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Advanced Aerofoiltechnologies v. Thomas Todaro

November 30, 2011


The opinion of the court was delivered by: Judge Robert M. Dow, Jr.


Before the Court are (1) Plaintiffs' Motion for a Temporary Restraining Order [3] and (2) Defendants' Motion to Dismiss [8]. On November 4, 2011, Plaintiffs Advanced Aerofoil Technologies, AG ("AAT AG"), Advanced Aerofoil Technologies, Inc. ("AAT Inc.") and Advanced Aerofoil Technologies, GmbH ("AAT Germany"), (collectively "AAT"), filed a five count complaint against Defendants Thomas Todaro, Anthony Chalder, Mark Tarby, Charles Byrd, Daniel Abbasi, Herve Flutto, Peter Konrad, Advanced Engineering Technologies, and Flowcastings, LLC, alleging violations of the Computer Fraud and Abuse Act ("CFAA"), 18 U.S.C. § 1030, et seq., the Illinois Trade Secret Act, ("ITSA"), 765 ILCS 1065/1, et seq., conversion, and tortious interference with contract and with prospective economic advantage. Plaintiffs seek injunctive relief, restitution, and compensatory and punitive damages. On November 10, 2011, Plaintiffs also filed an emergency motion for a temporary restraining order ("TRO"). In their motion for a TRO, Plaintiffs focus principally on the CFAA and ITSA claims.

On November 15, 2011, Defendants filed a motion to dismiss [8] pursuant to Fed. R. Civ. P. 12(b)(2) and 12(b)(6), principally arguing that (1) the Court lacks personal jurisdiction over the Defendants and (2) an existing settlement agreement between the parties prevents Plaintiffs from seeking judicial relief in any event. On November 16, 2011, the Court conducted an initial hearing on Plaintiffs' request for a TRO. The Court then set a briefing schedule on the respective motions and set the matter for further hearing. On November 22, 2011, the Court held a second hearing during which Plaintiffs elicited testimony from a live witness, Robert Seth Armstrong,*fn1 and both counsel presented their arguments on the pending motions. On November 24, 2011, Plaintiffs filed a motion for leave to supplement the record [25] with additional materials and affidavits. Finally, on November 28, 2011, both parties submitted additional briefing [26, 27] addressing certain issues that arose during the November 22 hearing, including the amount of any bond that the Court would set in the event that it entered the requested TRO.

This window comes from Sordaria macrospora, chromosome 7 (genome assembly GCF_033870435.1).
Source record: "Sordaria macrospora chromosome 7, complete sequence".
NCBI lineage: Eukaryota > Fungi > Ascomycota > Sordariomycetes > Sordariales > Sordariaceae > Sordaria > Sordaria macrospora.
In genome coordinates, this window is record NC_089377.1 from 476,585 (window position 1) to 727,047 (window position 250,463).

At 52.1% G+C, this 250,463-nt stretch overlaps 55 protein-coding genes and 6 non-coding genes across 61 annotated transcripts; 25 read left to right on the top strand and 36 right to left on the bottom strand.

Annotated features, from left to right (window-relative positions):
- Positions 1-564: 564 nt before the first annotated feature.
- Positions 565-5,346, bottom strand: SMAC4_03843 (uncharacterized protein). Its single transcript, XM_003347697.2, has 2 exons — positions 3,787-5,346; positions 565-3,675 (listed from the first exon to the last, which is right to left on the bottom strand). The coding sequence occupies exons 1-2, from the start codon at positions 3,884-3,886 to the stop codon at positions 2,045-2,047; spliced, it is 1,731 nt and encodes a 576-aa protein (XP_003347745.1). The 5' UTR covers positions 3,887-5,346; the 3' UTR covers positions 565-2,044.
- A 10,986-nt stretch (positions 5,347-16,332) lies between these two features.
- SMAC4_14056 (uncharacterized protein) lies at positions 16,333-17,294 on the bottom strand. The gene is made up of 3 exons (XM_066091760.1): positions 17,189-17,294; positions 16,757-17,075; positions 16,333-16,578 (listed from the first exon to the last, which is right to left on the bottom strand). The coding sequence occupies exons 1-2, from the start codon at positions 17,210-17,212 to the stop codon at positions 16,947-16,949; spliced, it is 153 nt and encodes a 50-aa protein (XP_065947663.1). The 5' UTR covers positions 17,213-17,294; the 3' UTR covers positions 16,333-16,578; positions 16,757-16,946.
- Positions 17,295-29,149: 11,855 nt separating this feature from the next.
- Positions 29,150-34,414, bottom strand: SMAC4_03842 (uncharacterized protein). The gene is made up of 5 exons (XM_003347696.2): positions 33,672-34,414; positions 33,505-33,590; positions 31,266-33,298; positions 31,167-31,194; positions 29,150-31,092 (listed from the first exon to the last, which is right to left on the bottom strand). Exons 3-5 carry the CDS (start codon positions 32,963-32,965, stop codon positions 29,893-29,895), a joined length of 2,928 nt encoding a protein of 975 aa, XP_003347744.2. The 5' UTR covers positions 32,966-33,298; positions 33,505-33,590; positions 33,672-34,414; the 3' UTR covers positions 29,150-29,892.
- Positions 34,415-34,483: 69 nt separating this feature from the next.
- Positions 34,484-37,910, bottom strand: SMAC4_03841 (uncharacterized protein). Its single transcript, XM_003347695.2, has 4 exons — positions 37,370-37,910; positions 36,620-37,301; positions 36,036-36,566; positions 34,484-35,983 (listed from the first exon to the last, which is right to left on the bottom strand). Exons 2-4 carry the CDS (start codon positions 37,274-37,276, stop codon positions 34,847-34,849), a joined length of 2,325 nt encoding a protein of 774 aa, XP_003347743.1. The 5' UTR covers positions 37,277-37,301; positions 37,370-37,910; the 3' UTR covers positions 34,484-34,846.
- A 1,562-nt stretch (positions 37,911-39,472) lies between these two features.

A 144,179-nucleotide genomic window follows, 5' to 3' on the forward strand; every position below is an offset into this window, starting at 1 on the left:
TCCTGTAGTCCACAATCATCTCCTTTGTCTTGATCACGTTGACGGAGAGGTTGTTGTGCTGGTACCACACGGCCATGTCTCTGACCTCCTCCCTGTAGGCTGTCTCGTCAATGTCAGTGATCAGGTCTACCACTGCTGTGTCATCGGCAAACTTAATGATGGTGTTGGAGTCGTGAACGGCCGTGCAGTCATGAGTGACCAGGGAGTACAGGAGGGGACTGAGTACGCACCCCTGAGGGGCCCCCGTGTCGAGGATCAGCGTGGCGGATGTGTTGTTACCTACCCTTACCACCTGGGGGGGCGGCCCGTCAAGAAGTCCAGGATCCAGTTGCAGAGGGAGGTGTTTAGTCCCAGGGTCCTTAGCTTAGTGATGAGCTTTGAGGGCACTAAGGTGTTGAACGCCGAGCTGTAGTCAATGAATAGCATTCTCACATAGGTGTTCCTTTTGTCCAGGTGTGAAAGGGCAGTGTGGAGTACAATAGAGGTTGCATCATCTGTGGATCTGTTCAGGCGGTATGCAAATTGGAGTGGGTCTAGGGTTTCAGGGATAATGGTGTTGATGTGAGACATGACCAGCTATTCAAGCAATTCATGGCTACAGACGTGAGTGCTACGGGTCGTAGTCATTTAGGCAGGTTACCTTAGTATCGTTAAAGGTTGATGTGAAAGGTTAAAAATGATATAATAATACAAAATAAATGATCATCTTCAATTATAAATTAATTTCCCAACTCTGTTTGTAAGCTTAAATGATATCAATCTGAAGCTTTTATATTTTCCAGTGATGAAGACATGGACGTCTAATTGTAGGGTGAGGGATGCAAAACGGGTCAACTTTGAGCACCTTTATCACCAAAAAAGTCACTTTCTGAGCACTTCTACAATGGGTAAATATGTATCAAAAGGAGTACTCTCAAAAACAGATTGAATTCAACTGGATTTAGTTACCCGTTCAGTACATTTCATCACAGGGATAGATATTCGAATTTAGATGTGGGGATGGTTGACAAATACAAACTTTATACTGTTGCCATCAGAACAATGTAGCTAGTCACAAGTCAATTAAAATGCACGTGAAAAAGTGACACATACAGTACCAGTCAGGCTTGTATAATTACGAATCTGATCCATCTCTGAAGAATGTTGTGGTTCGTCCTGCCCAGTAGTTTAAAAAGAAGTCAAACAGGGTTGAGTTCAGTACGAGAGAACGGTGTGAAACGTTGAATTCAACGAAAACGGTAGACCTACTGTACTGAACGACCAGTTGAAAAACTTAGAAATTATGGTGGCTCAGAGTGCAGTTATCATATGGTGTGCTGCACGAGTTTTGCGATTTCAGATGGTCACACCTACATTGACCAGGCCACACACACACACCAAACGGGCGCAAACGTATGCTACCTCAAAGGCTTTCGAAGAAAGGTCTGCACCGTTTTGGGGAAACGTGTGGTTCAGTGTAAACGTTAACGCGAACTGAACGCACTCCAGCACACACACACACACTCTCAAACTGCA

Having considered the relevant legal standards governing the TRO and the motion to dismiss, as well as Plaintiffs' and Defendants' motions, memoranda, and supporting materials, the arguments of counsel and the testimony presented at the November 22, 2011 hearing, the Court grants Defendants' motion to dismiss [8] and denies Plaintiffs' motion for a TRO [3]. Given the dismissal on jurisdictional grounds, the denial of the TRO obviously is without prejudice to Plaintiffs seeking injunctive relief in a court of competent jurisdiction -- for example, in connection with any arbitration proceeding that may be commenced (see discussion at 13-14, infra).

I. Background*fn2